As far as off-season get-togethers go, the GM meetings usually fly under the radar. The 2012 edition in Indian Wells, California were no different. A lot of bluster and a lot of shameless rumor mongering generally gets chalked up to “laying the groundwork” but in the end, nothing happened.

A backup catcher signed, a utility middle infielder got a three-year deal, a Korean star posted and a Canadian dud hit rock bottom. That’s it. For all we were told about the “timeline accelerating” and this year’s meetings taking a different shape…nothing.

What the meetings lack in flashy signings or trade announcements, they make up for it in access to the often-cloistered managing generals to get their winter message into the public sphere. Lots of talking point massaging and expectation dulling and vendetta squaring.

Perhaps it is time to reflect on the amount of attention and devotion we give to the men and women charged with assembling the local baseball nines. The nature of the passive arm of the baseball biz — the media and rabid fans consuming any morsel of baseball info deep in the heart of winter — and what we expect or even demand from man who are still hired to be fired.

So many fans and writers/bloggers focus intently on The Process, carefully parsing moves and cryptic quotes from front office types as it relates to future roster moves and hidden ideologies. The notion of an uneven economic playing field forces teams to improve their team creatively, putting ultimate trust in their ability to put competitive pieces in place by sheer will of intellect and due diligence.

Has this dedication to the process, the intense risk aversion among fans on behalf of their for-profit obsessions, warped the ability of some baseball fans to see the forest for the trees? As Matthew B. Crawford wonders in his self-help book for the Ayn Rand set Shop Class as Soulcraft, has “the process become more important than product?” Managers are fungible, relievers are fungible, players are temporary and volatile: they’re all just pawns for the all-powerful GM to move around the board.

Is it possible that they whole thing is a hoax? That these lifetime baseball men, insanely knowledgeable and accomplished as they are, remain at the mercy of good fortune or just dumb luck? In a results-based business, the process is important but how often does the result seem completely independent from the process – especially when the process is so often limited by outside forces?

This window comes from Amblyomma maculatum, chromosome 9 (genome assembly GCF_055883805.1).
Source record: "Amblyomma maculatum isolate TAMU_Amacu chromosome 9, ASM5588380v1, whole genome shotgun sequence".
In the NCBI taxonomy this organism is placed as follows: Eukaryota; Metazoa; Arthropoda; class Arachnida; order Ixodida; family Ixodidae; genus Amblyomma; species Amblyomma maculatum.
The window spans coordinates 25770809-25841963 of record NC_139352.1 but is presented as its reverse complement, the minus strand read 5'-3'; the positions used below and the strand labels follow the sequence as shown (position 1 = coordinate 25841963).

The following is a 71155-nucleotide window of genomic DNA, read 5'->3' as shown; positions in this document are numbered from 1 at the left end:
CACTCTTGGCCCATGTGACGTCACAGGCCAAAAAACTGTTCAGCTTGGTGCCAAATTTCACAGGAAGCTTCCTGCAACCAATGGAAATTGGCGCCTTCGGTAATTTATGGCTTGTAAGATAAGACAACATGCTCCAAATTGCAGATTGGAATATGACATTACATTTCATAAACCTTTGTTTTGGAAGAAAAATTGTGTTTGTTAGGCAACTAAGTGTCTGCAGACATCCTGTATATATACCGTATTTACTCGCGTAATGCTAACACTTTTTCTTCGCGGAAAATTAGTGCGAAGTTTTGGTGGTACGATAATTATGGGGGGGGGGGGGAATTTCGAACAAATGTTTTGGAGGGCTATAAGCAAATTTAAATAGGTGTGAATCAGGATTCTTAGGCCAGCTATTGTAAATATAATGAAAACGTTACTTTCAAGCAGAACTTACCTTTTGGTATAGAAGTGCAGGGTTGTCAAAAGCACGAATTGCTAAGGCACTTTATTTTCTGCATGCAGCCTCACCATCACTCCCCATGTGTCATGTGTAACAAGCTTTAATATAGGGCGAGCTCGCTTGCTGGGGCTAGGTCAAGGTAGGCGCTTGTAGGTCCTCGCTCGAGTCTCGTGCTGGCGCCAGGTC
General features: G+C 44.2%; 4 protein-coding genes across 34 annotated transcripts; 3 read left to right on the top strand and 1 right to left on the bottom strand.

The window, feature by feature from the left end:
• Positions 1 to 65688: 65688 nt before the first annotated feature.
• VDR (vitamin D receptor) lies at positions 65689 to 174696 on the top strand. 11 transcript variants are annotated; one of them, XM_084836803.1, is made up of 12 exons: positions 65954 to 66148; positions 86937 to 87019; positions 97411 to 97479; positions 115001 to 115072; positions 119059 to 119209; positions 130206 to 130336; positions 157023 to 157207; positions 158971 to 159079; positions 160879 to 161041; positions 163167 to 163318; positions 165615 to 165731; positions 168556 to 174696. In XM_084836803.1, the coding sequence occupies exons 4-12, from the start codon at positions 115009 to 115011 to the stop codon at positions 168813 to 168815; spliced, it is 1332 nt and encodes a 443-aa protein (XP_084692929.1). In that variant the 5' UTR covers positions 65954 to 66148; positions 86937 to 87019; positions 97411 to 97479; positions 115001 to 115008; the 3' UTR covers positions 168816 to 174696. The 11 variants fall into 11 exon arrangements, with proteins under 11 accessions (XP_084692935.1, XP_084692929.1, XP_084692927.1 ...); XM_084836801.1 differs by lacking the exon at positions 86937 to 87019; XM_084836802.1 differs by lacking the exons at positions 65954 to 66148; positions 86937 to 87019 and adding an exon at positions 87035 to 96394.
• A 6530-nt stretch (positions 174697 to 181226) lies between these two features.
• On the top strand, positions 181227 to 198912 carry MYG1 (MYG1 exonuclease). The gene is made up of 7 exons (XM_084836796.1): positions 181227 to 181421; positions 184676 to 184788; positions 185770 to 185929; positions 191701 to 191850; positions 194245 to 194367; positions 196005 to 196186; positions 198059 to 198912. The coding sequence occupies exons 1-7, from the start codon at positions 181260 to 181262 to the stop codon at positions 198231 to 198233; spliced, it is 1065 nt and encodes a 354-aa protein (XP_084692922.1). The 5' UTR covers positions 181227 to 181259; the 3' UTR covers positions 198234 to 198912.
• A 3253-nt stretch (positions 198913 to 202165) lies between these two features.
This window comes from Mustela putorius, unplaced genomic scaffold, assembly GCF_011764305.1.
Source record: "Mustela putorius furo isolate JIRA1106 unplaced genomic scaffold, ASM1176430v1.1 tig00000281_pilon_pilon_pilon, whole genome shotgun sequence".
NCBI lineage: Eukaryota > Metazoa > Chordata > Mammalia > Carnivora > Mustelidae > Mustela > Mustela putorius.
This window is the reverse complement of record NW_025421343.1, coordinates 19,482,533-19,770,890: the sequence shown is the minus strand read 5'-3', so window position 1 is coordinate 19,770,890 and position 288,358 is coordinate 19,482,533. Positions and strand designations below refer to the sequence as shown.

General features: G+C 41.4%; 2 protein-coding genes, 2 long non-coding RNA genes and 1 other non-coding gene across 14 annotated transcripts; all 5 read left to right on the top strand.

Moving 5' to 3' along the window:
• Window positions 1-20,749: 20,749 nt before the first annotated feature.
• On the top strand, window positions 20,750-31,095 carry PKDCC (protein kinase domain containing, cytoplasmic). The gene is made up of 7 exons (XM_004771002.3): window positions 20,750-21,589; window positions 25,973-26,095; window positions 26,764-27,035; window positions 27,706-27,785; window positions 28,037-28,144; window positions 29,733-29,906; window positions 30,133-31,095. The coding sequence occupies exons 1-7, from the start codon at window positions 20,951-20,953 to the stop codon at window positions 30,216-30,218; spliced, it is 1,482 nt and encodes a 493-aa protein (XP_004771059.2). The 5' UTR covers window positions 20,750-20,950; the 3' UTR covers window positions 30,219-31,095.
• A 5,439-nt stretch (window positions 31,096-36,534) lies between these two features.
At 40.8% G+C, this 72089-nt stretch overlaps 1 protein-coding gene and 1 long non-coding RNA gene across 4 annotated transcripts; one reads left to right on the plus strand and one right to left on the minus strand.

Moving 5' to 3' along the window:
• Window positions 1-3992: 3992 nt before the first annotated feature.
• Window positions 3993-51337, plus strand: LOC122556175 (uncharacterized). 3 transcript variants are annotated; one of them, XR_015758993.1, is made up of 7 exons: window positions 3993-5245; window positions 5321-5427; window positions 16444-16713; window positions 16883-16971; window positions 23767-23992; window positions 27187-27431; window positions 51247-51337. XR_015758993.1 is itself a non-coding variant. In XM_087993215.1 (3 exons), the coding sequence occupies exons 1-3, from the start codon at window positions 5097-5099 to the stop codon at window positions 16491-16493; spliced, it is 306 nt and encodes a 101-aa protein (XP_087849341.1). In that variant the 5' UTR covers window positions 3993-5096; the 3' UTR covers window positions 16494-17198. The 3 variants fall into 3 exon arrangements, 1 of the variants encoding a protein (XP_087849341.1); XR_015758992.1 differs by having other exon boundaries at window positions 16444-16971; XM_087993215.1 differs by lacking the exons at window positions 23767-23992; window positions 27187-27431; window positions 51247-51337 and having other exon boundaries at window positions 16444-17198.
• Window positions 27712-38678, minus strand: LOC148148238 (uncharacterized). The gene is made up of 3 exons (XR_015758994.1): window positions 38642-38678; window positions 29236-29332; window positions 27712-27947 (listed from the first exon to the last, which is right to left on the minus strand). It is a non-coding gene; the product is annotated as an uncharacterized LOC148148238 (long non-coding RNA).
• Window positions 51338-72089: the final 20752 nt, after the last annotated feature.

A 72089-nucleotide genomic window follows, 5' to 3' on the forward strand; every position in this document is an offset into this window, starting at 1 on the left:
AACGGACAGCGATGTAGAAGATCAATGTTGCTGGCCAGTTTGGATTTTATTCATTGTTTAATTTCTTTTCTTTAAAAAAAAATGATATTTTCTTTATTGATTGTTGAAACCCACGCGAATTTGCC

At what point does the repeated failing to see expected results suggest a flaw in our knowledge of the process? Or, better yet, who cares?

The general managers we fawn over are still just corporate managers. Middle men with bosses and stakeholders and action plans and annual performance reviews – the same garbage the vast majority of people rush to baseball in an effort to forget. There is no magic and there are no ninjas. They have incredibly complex decisions to make and that’s the extent of their impact on the game: they make a tough decision and hope like the rest of us.

The nature of their work is not unlike the players are on field: they’re all at the very top of their game, the distance between the good and bad is not so much that a little bit a good luck can’t make cover the extra ground. How many people, fans or media or whoever, would say Brian Sabean is the best GM in the game? Is Dan Duquette a better GM than Jack Zduriencik or Josh Brynes? Please, show your work.

The entire rosterbation industry works off the assumption that these savants all operate three moves ahead, never deviating from their master plan. Which is nice and all but hardly realistic. Again: they’re no different from the rest of us: totally making it up as they go along.

And the Rest

Speaking of those general managers, Ben Nicholson-Smith interviewed a mess of them for MLBTR. Go ahead, this one time. [MLBTR]

Great stuff on the impact of psychology and mental health as it relates to key free agents Josh Hamilton and Zack Greinke [Baseball Prospectus (Free!)]

Cliff Lee’s 2012 will long be remember for being super duper weird. [Neyer, SB Nation]

Keith Law warns about signing Mike Napoli as your everyday catcher. Understandably, Mike Napoli wants to catch as much as possible because $$$$$$$ [ESPN ($)]

So the Mets are broke? This is all going to end so LOLMetsy, I cannot wait (if it is true.) [Amazin Avenue]

The Marlins should make Giancarlo Stanton an offer he cannot refuse. He can and will refuse lest this entire world be rendered meaningless. [SweetSpot]

The Green Monster should treat new Red Sock David Ross very well indeed. [Baseball Analytics]

First overall pick in the 2012 draft Carlos Correa puts in work in the Puerto Rican league. []

Top ten Rockies prospects. Dream a little dream. [BP]

Cardinals top 15 prospects. Dream immense, world-beating dreams. Dream a dream of conquest and riches. [Fangraphs]